A solid marketing plan is one of the most powerful weapons a small business owner can have at their disposal. Relying on tried-and-true techniques, like word-of-mouth, is one way to drive traffic to your restaurant or retail store; but if you really want to create buzz around your business, embracing technology is a must.

Augmented reality and virtual reality (AR and VR respectively) are the latest innovations to make headlines. Marketers believe both have serious potential to revamp the way businesses attract and keep customers. Here’s a look at how these technologies work and how small businesses can leverage them to their advantage.

Augmented and virtual reality defined

Virtual reality and augmented reality often get lumped together, but there are subtle differences between the two. With virtual reality, you’re interacting with a computer-generated 3-D environment, typically via a headset or goggles. Essentially, you’re in a completely fictional setting that’s separate from the real world.

Augmented reality, on the other hand, incorporates your physical surroundings with computer software to create a composite view. Artificial elements – viewable using a headset, glasses or a mobile device – are overlaid on the screen, incorporating them into the world around you. You can interact with this simulated environment but still be able to distinguish between it and reality.

Augmented reality and virtual reality as a marketing tool

Once you understand what augmented reality and virtual reality are, the next step is figuring out how to capitalize on these technologies to market your business. Pokémon Go relies on augmented reality tech. It is a great example of how smaller businesses have been able to do just that.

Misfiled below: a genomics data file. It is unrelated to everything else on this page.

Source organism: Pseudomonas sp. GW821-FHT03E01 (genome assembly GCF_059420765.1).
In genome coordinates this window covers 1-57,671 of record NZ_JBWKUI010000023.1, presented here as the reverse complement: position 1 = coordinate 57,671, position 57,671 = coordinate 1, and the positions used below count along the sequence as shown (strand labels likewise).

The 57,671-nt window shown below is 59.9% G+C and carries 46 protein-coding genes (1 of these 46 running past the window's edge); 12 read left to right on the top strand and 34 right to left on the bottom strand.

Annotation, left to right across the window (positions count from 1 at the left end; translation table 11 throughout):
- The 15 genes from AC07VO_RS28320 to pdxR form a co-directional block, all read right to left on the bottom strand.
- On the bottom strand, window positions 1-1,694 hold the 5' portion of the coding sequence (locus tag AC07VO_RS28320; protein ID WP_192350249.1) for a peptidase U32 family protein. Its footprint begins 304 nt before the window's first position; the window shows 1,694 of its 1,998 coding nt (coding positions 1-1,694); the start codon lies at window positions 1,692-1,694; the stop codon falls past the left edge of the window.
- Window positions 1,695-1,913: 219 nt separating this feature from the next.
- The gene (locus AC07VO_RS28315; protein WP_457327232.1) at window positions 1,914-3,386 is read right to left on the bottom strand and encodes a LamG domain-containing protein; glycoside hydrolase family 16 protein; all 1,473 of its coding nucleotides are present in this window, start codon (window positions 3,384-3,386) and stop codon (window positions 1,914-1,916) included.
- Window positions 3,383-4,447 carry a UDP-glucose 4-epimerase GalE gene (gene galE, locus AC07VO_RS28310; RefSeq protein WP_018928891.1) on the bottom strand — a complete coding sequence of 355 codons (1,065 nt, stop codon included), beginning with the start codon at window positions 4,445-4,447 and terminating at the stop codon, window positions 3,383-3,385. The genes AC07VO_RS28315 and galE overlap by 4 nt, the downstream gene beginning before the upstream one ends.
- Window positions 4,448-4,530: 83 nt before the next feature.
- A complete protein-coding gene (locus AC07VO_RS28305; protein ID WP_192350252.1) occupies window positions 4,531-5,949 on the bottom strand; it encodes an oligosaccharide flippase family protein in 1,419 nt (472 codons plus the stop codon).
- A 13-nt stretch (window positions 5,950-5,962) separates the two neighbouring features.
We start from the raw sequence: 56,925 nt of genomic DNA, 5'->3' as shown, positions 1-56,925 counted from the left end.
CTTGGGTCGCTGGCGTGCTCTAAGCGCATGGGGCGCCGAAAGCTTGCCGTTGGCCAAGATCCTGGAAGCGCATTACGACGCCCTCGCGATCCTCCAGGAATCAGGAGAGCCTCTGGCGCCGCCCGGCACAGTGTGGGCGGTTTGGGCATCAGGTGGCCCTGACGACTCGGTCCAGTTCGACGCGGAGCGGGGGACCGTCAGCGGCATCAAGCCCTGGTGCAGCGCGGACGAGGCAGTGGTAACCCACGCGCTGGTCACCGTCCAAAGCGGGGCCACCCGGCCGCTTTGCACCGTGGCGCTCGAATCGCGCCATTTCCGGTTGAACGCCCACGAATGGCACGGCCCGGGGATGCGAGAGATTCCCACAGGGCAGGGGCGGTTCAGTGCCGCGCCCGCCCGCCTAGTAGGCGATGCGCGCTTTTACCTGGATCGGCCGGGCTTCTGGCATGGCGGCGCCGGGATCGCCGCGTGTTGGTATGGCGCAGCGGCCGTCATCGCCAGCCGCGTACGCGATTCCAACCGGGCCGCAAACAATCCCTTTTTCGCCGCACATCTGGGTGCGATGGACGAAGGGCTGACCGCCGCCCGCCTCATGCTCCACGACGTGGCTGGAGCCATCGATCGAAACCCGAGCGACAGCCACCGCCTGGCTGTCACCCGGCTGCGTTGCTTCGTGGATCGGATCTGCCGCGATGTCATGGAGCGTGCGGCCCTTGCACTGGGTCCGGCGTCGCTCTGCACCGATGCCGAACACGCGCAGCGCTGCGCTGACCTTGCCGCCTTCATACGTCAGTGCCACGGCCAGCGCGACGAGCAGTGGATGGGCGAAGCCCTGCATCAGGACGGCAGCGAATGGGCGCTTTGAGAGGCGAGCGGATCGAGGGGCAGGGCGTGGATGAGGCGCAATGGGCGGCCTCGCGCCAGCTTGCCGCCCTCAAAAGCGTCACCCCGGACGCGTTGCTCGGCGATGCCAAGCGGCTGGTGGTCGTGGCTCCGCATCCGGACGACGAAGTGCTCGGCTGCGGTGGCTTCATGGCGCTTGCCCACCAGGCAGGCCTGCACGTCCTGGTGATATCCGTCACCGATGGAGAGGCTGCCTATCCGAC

For instance, CNBC recently reported a story on Mad Hatter’s Ice Cream in Anacortes, Washington. After temporarily closing shop due to a personal health issue, the store’s owner Gary Dear was able to triple his sales thanks to foot traffic from gamers who were scouting out local Pokémon hotspots.

Other small businesses are also cashing in on the app’s popularity. They are doing so without having to blow their marketing budget. Coffee shops, pizza joints and retail stores are all getting in on the action. Because of this, businesses are reaping big returns with a minimal investment in the process.

The marketing tricks businesses use are fairly simple. CitySen Lounge, a bar and restaurant located in Grand Rapids, Michigan, draws in customers with the promise of a 10% discount for belonging to a particular Pokémon Go team. California-based coffeehouse It’s a Grind uses inexpensive Lure modules. This attracts Pokémon to a particular Pokéstop for a limited time, to hustle up business.

While Pokémon Go brought augmented reality to the forefront, it’s really just the tip of the iceberg where marketing is concerned. Larger companies are putting AR tech to work in other ways to build their brands. Think Ikea’s AR-driven catalog or Urban Decay’s Snapchat filter. Although the application is different, the idea is the same: using augmented reality to retain existing customers and embrace new ones.

Applying augmented and virtual reality on a smaller scale

Cost is undeniably one of the biggest barriers to using augmented and virtual reality as a small business owner. If you don’t have the budget to develop your own AR or VR-based smartphone app or pay a marketing agency to launch an augmented reality campaign on your behalf, you’re probably wondering how you can realistically use this technology to your advantage.

As we’ve seen with Pokémon Go, it’s really a matter of creativity and keeping an eye on trends. Paying attention to AR and VR apps that go viral can open the door to new marketing opportunities. As the technology continues to develop, small businesses should be able to cast an even wider net when looking for ways to utilize augmented reality in their marketing plans.

 

Strategic Funding provides needed operating funds to small businesses. Strategic Funding has helped business in hundreds of industries.  Industries served include: restaurants, personal services, construction, medical, manufacturing, agriculture, retail stores, automotive, and food stores.